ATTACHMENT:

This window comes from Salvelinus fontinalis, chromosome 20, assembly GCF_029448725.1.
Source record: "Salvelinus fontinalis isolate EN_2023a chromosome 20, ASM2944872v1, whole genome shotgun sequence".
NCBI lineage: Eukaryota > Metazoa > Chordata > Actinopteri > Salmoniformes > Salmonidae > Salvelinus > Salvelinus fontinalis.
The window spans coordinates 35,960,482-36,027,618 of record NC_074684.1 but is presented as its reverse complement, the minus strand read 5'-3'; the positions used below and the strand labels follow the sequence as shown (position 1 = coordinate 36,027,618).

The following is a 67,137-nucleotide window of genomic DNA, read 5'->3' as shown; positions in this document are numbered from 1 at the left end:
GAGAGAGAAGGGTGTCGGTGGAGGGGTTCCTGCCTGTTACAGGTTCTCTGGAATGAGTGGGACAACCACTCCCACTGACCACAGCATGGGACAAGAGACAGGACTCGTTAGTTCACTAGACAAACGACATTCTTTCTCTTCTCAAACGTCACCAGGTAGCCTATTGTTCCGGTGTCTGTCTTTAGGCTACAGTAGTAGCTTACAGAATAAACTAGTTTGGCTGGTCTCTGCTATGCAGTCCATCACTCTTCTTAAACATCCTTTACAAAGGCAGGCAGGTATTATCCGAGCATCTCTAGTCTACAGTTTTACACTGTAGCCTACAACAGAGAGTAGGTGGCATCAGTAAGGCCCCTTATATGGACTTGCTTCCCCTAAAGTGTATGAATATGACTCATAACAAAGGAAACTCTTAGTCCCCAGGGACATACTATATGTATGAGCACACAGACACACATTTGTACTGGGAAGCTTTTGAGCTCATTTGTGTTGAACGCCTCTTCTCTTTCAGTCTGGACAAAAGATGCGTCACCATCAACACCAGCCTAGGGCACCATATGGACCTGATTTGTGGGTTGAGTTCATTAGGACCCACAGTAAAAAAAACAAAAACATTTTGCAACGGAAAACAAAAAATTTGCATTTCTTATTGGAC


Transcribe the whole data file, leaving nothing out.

This window comes from Salvelinus fontinalis, chromosome 20, assembly GCF_029448725.1.
Source record: "Salvelinus fontinalis isolate EN_2023a chromosome 20, ASM2944872v1, whole genome shotgun sequence".
NCBI lineage: Eukaryota > Metazoa > Chordata > Actinopteri > Salmoniformes > Salmonidae > Salvelinus > Salvelinus fontinalis.
The window spans coordinates 35,960,482-36,027,618 of record NC_074684.1 but is presented as its reverse complement, the minus strand read 5'-3'; the positions used below and the strand labels follow the sequence as shown (position 1 = coordinate 36,027,618).

The following is a 67,137-nucleotide window of genomic DNA, read 5'->3' as shown; positions in this document are numbered from 1 at the left end:
GAGAGAGAAGGGTGTCGGTGGAGGGGTTCCTGCCTGTTACAGGTTCTCTGGAATGAGTGGGACAACCACTCCCACTGACCACAGCATGGGACAAGAGACAGGACTCGTTAGTTCACTAGACAAACGACATTCTTTCTCTTCTCAAACGTCACCAGGTAGCCTATTGTTCCGGTGTCTGTCTTTAGGCTACAGTAGTAGCTTACAGAATAAACTAGTTTGGCTGGTCTCTGCTATGCAGTCCATCACTCTTCTTAAACATCCTTTACAAAGGCAGGCAGGTATTATCCGAGCATCTCTAGTCTACAGTTTTACACTGTAGCCTACAACAGAGAGTAGGTGGCATCAGTAAGGCCCCTTATATGGACTTGCTTCCCCTAAAGTGTATGAATATGACTCATAACAAAGGAAACTCTTAGTCCCCAGGGACATACTATATGTATGAGCACACAGACACACATTTGTACTGGGAAGCTTTTGAGCTCATTTGTGTTGAACGCCTCTTCTCTTTCAGTCTGGACAAAAGATGCGTCACCATCAACACCAGCCTAGGGCACCATATGGACCTGATTTGTGGGTTGAGTTCATTAGGACCCACAGTAAAAAAAACAAAAACATTTTGCAACGGAAAACAAAAAATTTGCATTTCTTATTGGAC